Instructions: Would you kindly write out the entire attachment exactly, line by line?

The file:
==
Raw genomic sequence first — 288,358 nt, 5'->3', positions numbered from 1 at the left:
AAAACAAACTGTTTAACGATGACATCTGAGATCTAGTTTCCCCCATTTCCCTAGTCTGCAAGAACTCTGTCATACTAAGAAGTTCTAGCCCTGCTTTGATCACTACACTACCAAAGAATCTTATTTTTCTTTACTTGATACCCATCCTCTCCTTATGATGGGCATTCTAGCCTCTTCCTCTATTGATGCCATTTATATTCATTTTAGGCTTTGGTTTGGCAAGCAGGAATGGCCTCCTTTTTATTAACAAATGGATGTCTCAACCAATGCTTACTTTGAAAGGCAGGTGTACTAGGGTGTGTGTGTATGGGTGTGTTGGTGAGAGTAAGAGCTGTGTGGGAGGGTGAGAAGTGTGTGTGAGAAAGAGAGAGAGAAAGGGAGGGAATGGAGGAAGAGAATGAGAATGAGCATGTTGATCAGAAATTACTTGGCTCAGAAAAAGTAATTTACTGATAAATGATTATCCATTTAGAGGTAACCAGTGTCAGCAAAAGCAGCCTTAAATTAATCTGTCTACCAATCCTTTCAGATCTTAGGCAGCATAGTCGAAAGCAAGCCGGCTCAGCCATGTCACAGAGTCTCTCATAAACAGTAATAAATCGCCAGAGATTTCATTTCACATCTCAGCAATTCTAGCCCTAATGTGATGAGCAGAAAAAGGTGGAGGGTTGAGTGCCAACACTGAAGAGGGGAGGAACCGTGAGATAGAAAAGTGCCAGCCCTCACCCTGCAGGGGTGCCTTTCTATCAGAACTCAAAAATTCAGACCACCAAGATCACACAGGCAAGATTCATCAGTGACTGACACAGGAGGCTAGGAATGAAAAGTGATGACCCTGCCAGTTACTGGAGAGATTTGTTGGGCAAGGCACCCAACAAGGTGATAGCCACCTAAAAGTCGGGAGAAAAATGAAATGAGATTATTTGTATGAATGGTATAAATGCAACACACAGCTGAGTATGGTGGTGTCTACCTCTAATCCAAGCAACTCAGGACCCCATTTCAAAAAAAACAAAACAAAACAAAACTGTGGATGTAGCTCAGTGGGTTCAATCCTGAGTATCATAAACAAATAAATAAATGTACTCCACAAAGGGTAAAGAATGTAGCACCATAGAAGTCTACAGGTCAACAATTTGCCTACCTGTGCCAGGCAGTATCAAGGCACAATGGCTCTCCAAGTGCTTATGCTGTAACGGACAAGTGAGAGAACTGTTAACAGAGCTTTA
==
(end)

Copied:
Raw genomic sequence first — 288,358 nt, 5'->3', positions numbered from 1 at the left:
AAAACAAACTGTTTAACGATGACATCTGAGATCTAGTTTCCCCCATTTCCCTAGTCTGCAAGAACTCTGTCATACTAAGAAGTTCTAGCCCTGCTTTGATCACTACACTACCAAAGAATCTTATTTTTCTTTACTTGATACCCATCCTCTCCTTATGATGGGCATTCTAGCCTCTTCCTCTATTGATGCCATTTATATTCATTTTAGGCTTTGGTTTGGCAAGCAGGAATGGCCTCCTTTTTATTAACAAATGGATGTCTCAACCAATGCTTACTTTGAAAGGCAGGTGTACTAGGGTGTGTGTGTATGGGTGTGTTGGTGAGAGTAAGAGCTGTGTGGGAGGGTGAGAAGTGTGTGTGAGAAAGAGAGAGAGAAAGGGAGGGAATGGAGGAAGAGAATGAGAATGAGCATGTTGATCAGAAATTACTTGGCTCAGAAAAAGTAATTTACTGATAAATGATTATCCATTTAGAGGTAACCAGTGTCAGCAAAAGCAGCCTTAAATTAATCTGTCTACCAATCCTTTCAGATCTTAGGCAGCATAGTCGAAAGCAAGCCGGCTCAGCCATGTCACAGAGTCTCTCATAAACAGTAATAAATCGCCAGAGATTTCATTTCACATCTCAGCAATTCTAGCCCTAATGTGATGAGCAGAAAAAGGTGGAGGGTTGAGTGCCAACACTGAAGAGGGGAGGAACCGTGAGATAGAAAAGTGCCAGCCCTCACCCTGCAGGGGTGCCTTTCTATCAGAACTCAAAAATTCAGACCACCAAGATCACACAGGCAAGATTCATCAGTGACTGACACAGGAGGCTAGGAATGAAAAGTGATGACCCTGCCAGTTACTGGAGAGATTTGTTGGGCAAGGCACCCAACAAGGTGATAGCCACCTAAAAGTCGGGAGAAAAATGAAATGAGATTATTTGTATGAATGGTATAAATGCAACACACAGCTGAGTATGGTGGTGTCTACCTCTAATCCAAGCAACTCAGGACCCCATTTCAAAAAAAACAAAACAAAACAAAACTGTGGATGTAGCTCAGTGGGTTCAATCCTGAGTATCATAAACAAATAAATAAATGTACTCCACAAAGGGTAAAGAATGTAGCACCATAGAAGTCTACAGGTCAACAATTTGCCTACCTGTGCCAGGCAGTATCAAGGCACAATGGCTCTCCAAGTGCTTATGCTGTAACGGACAAGTGAGAGAACTGTTAACAGAGCTTTA